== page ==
Ford Ignition Coil Buyer's Guide

Are you looking to learn more about ignition coils? Or do you have a bad ignition coil, and you’re not sure what to do? Whatever your reason, you came to the right place. This buyer’s guide has all the information you need about Ford ignition coils.

What Is An Ignition Coil?


We can’t start until we talk about what an ignition coil is, and why it’s important. Car batteries can produce about 12 volts. Spark plugs need many more volts than that. To be more specific, 12K-45K volts. So it’s impossible for spark plugs to draw the right voltage directly from the battery. The solution? Ignition coils.

Ignition coils are small tube-shaped parts. They convert low voltage from the battery into high voltage current. They give the spark plugs enough voltage to keep the engine running. This post has a thorough explanation of what ignition coils are and how they work.

How To Diagnose A Failing Ignition Coil

Under normal circumstances, ignition coils start to go bad around the 100K mile mark. But sometimes they can fail early. When an ignition coil fails in your engine, it’s a pretty big deal. Your engine will no longer run well. So if you think that your Ford may have a bad ignition coil, look no further than this diagnostic guide.

Diagnosing a bad ignition coil involves checking the resistance of the primary and secondary windings. You would need a digital ohmmeter to get the job done.

How To Replace A Ford Ignition Coil

Ignition coil installed

This tutorial outlines the proper way to replace an ignition coil in a Ford engine. The replacement process involves:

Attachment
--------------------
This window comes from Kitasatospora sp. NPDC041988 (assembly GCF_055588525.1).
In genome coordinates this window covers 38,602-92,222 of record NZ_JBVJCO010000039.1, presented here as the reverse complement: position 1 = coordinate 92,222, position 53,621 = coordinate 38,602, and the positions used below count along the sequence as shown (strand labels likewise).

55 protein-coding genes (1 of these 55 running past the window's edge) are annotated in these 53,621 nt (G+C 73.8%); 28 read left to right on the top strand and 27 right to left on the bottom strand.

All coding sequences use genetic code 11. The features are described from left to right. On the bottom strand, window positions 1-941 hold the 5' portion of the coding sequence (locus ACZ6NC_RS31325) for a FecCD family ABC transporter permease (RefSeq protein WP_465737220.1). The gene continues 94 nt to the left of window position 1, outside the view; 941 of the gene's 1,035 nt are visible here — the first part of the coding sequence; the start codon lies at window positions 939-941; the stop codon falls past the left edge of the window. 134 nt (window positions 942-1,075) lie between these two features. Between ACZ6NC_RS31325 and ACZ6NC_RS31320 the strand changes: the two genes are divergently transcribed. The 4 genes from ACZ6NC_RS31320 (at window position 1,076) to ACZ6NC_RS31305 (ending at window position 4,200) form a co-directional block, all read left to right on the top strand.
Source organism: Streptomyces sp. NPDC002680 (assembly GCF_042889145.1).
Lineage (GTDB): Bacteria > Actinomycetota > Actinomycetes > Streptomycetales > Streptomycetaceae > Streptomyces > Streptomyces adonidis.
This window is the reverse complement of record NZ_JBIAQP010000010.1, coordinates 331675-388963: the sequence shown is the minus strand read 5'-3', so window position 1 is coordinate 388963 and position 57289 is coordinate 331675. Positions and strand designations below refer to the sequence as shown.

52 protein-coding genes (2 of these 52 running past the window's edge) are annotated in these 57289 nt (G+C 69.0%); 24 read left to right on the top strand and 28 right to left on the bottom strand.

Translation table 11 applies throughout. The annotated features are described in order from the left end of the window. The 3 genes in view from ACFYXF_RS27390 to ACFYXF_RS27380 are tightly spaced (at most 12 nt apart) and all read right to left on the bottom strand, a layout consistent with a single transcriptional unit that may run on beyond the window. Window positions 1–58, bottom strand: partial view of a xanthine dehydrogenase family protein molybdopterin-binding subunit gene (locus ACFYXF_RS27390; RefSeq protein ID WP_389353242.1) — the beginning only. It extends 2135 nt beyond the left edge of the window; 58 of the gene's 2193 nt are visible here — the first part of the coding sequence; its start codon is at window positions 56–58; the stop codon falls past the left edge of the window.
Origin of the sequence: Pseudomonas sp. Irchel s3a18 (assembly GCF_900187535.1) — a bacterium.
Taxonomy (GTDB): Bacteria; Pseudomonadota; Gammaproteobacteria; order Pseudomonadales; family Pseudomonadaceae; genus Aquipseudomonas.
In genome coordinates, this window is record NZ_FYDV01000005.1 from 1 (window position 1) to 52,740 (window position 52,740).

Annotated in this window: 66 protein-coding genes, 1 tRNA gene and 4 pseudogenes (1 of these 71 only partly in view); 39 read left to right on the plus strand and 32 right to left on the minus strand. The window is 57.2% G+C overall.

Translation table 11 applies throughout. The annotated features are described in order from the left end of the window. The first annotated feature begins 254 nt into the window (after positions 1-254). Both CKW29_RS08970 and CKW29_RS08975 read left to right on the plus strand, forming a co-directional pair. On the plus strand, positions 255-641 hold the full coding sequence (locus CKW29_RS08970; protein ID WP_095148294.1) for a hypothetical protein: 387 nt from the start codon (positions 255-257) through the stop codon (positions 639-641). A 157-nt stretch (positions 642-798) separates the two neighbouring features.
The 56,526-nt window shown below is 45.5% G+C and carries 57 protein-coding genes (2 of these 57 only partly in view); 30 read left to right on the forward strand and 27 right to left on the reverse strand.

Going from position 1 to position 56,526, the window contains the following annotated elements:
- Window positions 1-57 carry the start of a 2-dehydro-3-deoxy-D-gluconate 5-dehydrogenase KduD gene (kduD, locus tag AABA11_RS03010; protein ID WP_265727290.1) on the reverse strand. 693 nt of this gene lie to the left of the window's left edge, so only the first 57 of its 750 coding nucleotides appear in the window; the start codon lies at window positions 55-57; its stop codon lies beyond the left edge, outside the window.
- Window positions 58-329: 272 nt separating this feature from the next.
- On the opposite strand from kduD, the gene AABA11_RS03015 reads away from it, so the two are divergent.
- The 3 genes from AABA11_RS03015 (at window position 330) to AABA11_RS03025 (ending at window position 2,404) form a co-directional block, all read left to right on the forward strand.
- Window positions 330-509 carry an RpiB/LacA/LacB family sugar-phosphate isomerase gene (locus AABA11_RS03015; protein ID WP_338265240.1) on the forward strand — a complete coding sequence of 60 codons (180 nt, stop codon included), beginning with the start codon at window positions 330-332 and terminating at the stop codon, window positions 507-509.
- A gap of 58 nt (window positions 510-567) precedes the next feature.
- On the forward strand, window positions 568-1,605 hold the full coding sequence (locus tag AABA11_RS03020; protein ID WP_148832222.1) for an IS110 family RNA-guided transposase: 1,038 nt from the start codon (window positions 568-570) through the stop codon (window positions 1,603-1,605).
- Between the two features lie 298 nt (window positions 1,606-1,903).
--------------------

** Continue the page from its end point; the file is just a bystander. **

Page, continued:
• Disconnecting the battery
  • Removing the ignition coil(s) from the cylinder(s)
  • Installing the new ignition coil(s)

Replacing the ignition coil is a very straightforward process. You only need a flathead screwdriver and a socket wrench. You’ll save a lot of money by replacing your ignition coils at home.

OEM Vs. Aftermarket Ford Ignition Coils

When it’s time to replace your ignition coils, always get OEM replacement coils. It’s because:

  • Ford builds OEM ignition coils with quality materials
  • Many aftermarket manufacturers build their ignition coils with cheap materials that don’t last long
  • Ford builds OEM ignition coils to exact specifications for voltage and size
  • Many aftermarket ignition coils have a universal design

This comparison guide goes into more detail about why OEM ignition coils are a much better investment than aftermarket coils.

Do you have any more questions about Ford ignition coils? We’ll be happy to answer your questions! Call us, email us, or fill out our contact form.